It was 1999. Julie Fleshman had just lost her dad to pancreatic cancer a mere four months after he was diagnosed. He was only 52. Her family was shocked and devastated.
“I wanted to know why more wasn’t being done – why my dad, and thousands of other patients – were offered no treatment options and sent home to die” said Julie, who today is PanCAN’s President and CEO.
The pancreatic cancer landscape back then was quite different from what it is today. Very little was known about the disease, only a handful of researchers were studying it and the five-year survival rate was just 4%.
Julie’s desire to change all of that led her to the newly formed PanCAN. She connected with founder Pamela Acosta Marquardt, was hired as the organization’s first employee and her passion hasn’t waned since.
In her 21 years of leadership at PanCAN, Julie’s been a catalyst for change in the fight for pancreatic cancer awareness, increasing federal funding for pancreatic cancer research in the United States, and building PanCAN’s significant investment in new treatments and an early detection strategy for the disease.
Julie Named 2021 ‘Nonprofit Executive of the Year’
On April 22, Los Angeles Business Journal recognized Julie’s many accomplishments when they named her “Nonprofit Executive of the Year.” Known for being the “first word in Los Angeles business news,” the preeminent business publication has served as the go-to source for Los Angeles professionals since 1979. This year, hundreds of leaders were nominated for individual and organizational awards.
In her acceptance remarks, Julie talked about the challenges nonprofits faced during 2020 and said, “Adversity makes us stronger. It helps us prioritize and focus on what’s most important. I’m looking forward to taking our learnings and using them to continue to accelerate progress for pancreatic cancer patients and their families.”
In 2004, Los Angeles Business Journal honored Julie with its Rising Star Award.
For Julie, Patients Come First
What began as a small group of people who envisioned a world in which all pancreatic cancer patients thrive has grown into what PanCAN is today — a nationwide movement of volunteers, donors and researchers dedicated to the mission.
Julie puts patients at the center of everything PanCAN does. This approach led to the creation of PanCAN’s Patient Services, a team of highly-trained, compassionate case managers who offer free, personalized help to patients and their families including resources, clinical trial searches and personalized medicine services.
They’ve interacted with people over 300,000 times and last year alone they interacted with patients and families over 42,000 times, providing help and also hope. The team also offers essential resources for healthcare professionals.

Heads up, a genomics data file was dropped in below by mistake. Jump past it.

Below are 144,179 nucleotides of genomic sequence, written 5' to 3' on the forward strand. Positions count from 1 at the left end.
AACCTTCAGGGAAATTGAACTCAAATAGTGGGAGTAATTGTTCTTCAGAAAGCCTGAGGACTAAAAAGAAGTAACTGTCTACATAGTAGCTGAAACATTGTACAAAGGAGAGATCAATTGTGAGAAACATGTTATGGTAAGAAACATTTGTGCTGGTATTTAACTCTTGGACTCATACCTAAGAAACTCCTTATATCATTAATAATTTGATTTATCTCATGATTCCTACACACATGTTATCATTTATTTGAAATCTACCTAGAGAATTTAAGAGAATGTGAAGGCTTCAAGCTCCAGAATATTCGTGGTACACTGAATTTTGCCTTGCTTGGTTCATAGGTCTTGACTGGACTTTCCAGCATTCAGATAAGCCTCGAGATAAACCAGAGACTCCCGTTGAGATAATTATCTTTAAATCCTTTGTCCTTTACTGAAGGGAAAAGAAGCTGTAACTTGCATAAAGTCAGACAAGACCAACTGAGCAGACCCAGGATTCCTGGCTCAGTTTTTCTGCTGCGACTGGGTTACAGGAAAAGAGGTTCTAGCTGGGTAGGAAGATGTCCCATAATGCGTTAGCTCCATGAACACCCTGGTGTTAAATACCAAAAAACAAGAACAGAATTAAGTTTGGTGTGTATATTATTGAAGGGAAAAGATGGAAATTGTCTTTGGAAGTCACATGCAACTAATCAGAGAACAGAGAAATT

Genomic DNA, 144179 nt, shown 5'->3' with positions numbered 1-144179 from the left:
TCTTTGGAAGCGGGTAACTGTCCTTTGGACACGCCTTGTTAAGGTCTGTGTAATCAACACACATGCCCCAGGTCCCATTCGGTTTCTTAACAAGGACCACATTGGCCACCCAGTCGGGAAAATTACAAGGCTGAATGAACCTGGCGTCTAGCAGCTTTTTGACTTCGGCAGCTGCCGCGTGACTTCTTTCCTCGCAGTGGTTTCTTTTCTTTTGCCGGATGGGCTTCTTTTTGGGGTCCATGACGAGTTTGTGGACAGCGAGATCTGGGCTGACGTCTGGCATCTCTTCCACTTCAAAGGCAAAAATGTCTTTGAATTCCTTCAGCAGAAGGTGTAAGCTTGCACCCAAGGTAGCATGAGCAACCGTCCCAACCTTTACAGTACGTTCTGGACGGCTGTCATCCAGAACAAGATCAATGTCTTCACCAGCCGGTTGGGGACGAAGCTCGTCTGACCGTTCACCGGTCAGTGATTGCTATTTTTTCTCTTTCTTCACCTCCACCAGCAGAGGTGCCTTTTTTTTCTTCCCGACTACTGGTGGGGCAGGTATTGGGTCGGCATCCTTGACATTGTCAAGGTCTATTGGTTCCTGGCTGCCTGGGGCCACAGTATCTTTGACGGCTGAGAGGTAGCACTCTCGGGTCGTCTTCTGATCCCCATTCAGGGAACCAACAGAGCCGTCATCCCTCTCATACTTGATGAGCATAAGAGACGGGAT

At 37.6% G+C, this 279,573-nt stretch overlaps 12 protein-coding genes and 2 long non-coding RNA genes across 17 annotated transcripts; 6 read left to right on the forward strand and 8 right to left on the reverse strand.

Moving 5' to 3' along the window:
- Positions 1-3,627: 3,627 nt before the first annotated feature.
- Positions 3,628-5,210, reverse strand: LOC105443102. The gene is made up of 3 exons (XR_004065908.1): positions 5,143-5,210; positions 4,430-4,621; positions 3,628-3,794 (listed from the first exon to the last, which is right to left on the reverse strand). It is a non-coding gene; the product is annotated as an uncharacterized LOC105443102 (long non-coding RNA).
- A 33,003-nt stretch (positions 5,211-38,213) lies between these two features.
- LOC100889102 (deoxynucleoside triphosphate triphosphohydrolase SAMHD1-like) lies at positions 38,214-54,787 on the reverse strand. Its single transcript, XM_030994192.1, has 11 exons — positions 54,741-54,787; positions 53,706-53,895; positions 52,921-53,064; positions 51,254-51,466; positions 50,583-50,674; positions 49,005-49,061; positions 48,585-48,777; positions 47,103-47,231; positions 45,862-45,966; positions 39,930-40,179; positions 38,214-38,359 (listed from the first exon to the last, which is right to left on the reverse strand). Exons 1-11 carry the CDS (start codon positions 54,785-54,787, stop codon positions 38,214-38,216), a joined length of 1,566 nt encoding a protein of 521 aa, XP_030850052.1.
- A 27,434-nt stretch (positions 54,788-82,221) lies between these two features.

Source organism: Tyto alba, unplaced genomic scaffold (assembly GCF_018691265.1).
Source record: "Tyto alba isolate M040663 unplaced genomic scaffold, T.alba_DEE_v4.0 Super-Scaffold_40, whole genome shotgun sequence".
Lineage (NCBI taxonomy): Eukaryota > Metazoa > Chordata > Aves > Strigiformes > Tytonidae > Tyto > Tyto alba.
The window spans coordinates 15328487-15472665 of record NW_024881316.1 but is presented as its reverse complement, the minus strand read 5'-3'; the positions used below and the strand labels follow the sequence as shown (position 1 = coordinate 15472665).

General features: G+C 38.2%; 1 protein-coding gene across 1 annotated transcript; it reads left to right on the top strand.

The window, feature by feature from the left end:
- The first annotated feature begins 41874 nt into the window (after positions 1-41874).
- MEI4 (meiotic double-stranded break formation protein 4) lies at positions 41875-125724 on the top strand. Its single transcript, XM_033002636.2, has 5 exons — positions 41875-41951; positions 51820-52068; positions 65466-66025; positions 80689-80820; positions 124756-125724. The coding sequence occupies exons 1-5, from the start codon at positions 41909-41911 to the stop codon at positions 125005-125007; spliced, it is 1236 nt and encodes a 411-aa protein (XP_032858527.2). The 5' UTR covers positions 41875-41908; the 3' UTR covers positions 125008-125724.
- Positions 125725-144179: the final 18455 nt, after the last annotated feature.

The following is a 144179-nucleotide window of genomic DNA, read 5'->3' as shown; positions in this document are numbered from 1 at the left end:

Today more people know the warning signs of pancreatic cancer as well as their risk, and the five-year survival rate for the disease has more than doubled, since PanCAN’s inception, to 10%.
“We couldn’t have made any of these advancements without the generosity of our many volunteers and donors and the innovation of the scientists who study pancreatic cancer and patients who participate in clinical trials – they are the real heroes in this story,” said Julie.
Convening Experts and Organizations Worldwide
It was Julie’s vision and efforts that led to the creation of the World Pancreatic Cancer Coalition. Today, as a result, pancreatic cancer organizations worldwide come together to raise awareness and share information about the disease. She’s been the chair of the Coalition since its beginning and it now includes 99 pancreatic cancer organizations in 36 countries on six continents.
Julie’s collaborative leadership style has helped build a pancreatic cancer community of hundreds of scientists across the country who work in concert and devote their research efforts to improving patient outcomes.
Through PanCAN’s powerful advocacy work, the Recalcitrant Cancer Research Act was signed into law in 2013. This led to an unprecedented national focus on pancreatic cancer research and new federal funding opportunities.
Fast forward to 2019 when for the first time ever, a pancreatic cancer research program was created at the Department of Defense due to the tireless efforts of PanCAN advocates. This new program was appropriated with $15 million this year and provides new funding opportunities for pancreatic cancer researchers across the country.
In addition, PanCAN advocates have championed increased federal funding for pancreatic cancer from the National Cancer Institute and have seen those funds increase 900% over the last 20 years. Federal funding for pancreatic cancer is critical. When funding increases, there is a direct correlation to improved survival rates.
Julie’s leadership encourages convening of leading experts and stakeholders in the field – researchers, clinicians, industry and thought-leaders, enabling the organization to launch ground-breaking initiatives like PanCAN’s Precision PromiseSM, a clinical trials platform that accelerates new treatment options for pancreatic cancer patients.
And just last week, PanCAN launched the Early Detection Initiative, the largest prospective clinical trial of its kind with the goal to create an early detection strategy for pancreatic cancer.
Julie’s vision of a world in which all pancreatic cancer patients thrive has forever changed the pancreatic cancer landscape.
Congratulations to Julie for being named the Los Angeles Business Journal’s “Nonprofit Executive of the Year!”